Wednesday, April 20, 2011

You can't do that.

I heard on the radio news this morning that the US government is considering getting rid of its much-derided colour-coding for "terrorist threat levels" (the one which never, ever went below orange, and only ever spiked up to red when there was an election the Republican party wasn't sure they could win coming up; and I must insert my joke about the getting rid of it being because the TSA saw the threat level was "Grape" and thought it said "Grope") and replacing it with a system which uses words. Specifically, one which has only two levels: "Imminent" and "Elevated".

You can't do that. If the danger level is elevated, it must be elevated from a lower level. That's what elevated means. To make "elevated" the lowest possible rung is far, far more blatant fearmongering than the never-less-than-orange rainbow ever was, and I am sick of it. Moreover, I am sick and tired of the average American reaction to terrorism, which is essentially to cower in the corner and whimper. I've said many times that the way to react to terrorism is ridicule and mockery. Laugh at them. Scorn them. Don't let them change your behaviour at all. Stop being scared. Fear and behaviour modification is their objective.

Thursday, April 7, 2011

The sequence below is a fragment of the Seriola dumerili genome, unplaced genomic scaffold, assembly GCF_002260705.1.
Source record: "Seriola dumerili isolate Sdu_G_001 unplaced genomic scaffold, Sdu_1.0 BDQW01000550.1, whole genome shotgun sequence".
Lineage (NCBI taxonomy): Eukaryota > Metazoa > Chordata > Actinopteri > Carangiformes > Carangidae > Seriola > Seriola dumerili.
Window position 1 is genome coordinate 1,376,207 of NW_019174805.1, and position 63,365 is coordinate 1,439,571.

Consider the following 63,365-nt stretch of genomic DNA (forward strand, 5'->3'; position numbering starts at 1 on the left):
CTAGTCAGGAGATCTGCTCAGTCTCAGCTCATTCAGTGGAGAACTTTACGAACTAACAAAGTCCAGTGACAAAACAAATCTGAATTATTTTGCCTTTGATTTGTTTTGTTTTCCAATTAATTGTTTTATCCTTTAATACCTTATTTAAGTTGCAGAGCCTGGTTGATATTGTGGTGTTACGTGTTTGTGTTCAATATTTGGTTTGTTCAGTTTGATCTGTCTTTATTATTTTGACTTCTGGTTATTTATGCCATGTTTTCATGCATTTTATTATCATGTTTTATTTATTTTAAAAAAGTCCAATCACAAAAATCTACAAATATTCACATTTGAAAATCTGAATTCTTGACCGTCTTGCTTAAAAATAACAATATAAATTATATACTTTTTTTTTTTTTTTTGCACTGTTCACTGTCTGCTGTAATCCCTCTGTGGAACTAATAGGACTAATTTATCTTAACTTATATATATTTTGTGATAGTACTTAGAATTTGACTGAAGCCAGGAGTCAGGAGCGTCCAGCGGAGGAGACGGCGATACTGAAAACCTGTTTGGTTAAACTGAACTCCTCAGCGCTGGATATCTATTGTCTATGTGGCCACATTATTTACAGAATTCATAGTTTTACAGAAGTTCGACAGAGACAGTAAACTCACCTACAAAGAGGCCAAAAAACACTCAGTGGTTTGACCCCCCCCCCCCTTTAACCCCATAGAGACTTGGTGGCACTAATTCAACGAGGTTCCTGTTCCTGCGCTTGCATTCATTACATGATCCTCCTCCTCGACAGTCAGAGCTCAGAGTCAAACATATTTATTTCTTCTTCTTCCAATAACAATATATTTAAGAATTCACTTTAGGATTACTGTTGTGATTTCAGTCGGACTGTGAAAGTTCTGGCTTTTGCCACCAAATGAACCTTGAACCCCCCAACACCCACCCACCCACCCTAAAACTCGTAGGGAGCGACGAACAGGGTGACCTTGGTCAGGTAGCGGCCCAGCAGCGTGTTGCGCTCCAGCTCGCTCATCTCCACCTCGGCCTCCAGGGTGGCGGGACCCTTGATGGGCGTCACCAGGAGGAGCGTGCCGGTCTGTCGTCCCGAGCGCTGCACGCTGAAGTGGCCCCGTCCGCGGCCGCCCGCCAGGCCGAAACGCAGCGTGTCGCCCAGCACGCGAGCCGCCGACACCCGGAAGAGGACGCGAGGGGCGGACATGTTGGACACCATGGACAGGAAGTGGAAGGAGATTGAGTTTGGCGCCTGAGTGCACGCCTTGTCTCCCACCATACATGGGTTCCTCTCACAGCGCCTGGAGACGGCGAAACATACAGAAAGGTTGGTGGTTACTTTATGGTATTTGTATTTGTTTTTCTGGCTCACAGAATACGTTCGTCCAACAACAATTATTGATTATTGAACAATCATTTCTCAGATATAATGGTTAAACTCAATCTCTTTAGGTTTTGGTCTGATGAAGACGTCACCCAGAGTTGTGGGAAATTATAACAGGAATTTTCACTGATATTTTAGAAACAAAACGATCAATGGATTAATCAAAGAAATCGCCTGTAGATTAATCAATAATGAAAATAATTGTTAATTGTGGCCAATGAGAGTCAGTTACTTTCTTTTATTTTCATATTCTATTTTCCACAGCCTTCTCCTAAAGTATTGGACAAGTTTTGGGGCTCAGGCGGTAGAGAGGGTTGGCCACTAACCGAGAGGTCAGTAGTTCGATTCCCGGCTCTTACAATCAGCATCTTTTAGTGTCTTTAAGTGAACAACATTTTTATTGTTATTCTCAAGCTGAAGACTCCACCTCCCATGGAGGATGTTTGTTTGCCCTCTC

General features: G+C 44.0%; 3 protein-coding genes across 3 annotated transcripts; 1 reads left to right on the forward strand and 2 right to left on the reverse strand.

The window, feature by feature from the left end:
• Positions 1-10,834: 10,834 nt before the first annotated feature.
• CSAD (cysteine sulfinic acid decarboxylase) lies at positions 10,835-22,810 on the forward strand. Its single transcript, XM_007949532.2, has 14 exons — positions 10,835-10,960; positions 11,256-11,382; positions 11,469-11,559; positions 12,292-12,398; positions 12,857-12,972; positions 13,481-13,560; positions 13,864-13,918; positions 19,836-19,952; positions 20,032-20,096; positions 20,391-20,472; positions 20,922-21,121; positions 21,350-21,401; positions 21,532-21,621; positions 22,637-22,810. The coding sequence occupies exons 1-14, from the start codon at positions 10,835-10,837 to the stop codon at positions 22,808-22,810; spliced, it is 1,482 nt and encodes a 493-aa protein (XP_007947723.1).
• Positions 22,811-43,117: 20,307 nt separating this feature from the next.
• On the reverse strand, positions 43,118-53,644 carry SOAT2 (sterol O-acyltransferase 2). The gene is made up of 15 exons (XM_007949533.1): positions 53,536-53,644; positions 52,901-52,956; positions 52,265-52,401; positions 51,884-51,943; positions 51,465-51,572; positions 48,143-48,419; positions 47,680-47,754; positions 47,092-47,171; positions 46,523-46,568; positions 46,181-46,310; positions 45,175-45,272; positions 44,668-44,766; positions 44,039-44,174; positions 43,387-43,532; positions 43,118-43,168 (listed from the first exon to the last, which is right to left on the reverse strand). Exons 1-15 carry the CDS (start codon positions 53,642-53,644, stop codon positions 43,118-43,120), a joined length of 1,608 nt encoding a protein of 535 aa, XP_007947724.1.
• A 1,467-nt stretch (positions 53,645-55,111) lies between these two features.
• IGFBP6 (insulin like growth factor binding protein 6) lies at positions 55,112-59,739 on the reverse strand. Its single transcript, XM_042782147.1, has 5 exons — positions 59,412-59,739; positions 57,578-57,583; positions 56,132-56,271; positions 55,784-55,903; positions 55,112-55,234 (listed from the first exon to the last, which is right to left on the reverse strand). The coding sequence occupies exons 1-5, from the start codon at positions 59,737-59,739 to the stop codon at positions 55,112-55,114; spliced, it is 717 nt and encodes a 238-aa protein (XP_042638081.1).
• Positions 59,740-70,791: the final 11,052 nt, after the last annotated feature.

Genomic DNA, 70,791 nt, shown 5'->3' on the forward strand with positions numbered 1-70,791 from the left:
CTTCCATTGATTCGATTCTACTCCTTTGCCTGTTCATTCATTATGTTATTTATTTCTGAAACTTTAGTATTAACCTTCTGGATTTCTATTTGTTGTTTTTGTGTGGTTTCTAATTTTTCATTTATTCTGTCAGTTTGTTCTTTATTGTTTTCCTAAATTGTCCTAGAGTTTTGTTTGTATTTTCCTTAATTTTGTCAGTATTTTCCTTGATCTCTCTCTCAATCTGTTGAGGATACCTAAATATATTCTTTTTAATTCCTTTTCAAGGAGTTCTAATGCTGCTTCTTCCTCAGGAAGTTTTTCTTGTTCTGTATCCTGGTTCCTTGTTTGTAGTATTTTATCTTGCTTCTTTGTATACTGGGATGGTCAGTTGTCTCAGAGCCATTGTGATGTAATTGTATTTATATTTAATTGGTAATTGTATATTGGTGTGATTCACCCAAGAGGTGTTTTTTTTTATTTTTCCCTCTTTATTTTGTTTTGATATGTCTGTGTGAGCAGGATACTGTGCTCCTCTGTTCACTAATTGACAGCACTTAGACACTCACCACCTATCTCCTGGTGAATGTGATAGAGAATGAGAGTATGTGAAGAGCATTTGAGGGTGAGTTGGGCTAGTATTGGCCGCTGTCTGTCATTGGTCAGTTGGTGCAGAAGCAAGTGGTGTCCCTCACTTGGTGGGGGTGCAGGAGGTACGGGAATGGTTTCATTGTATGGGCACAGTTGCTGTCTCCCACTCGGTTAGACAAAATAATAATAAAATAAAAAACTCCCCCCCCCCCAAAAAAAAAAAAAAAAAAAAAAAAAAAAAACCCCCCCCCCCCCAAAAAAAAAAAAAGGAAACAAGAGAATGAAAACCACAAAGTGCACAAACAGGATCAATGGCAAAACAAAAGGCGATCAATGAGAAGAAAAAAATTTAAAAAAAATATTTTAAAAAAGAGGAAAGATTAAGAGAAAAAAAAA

Trouble sitting.

Lest you think I'm some kind of automotive genius based on my last post, allow me to remind you that I'm a fool from time to time. This one, well... shortly after buying my car, it became clear to me that the velour seats in a fetching dark grey were going to get distinctly hot over the California summer. So, off I went, and acquired a seat cover, of the large-wood-beads persuasion, and fitted it. That was distinctly tricky, due to exceedingly limited space beneath the seat. The easiest part was getting the elastic straps through the gap between the back and the squab, and that was no picnic. Still, I succeeded, hooked the little plastic hooks on, and went on my merry way. Come winter, I removed it, to allow me to make better use of the heated seats. In the process, one of the plastic hooks departed, and by the time summer rolled around again, I was forced to make do, with both of the elastic straps, with velcro cable wraps. These were a sight tougher to manage than the hooks, and I barked several knuckles, but I again succeeded, and until that autumn, there it sat.

Today, it came time to reinstall the thing once more, and so I pulled it from the boot. The velcro made it tricky to feed the straps through, and my eye lit upon the height/tilt adjustment lever for the seat. "Aha!", thought I, "maybe if I adjust this, the gap will widen!"

It did not. However, I should have expected that, as the seat was already at the bottom of its travel, and upon the lever being moved without my bulk in the seat, it leapt to the top with a mighty SPROING! and moved no further. The seatback and the squab are a single unit, as one might expect of a seat designed by a lazy orthopaedic surgeon; so the feeding through remained annoyingly hard. With the seat a good three inches higher, though, connecting the straps beneath it was a breeze.

And it only took me two and a bit years to figure that one out.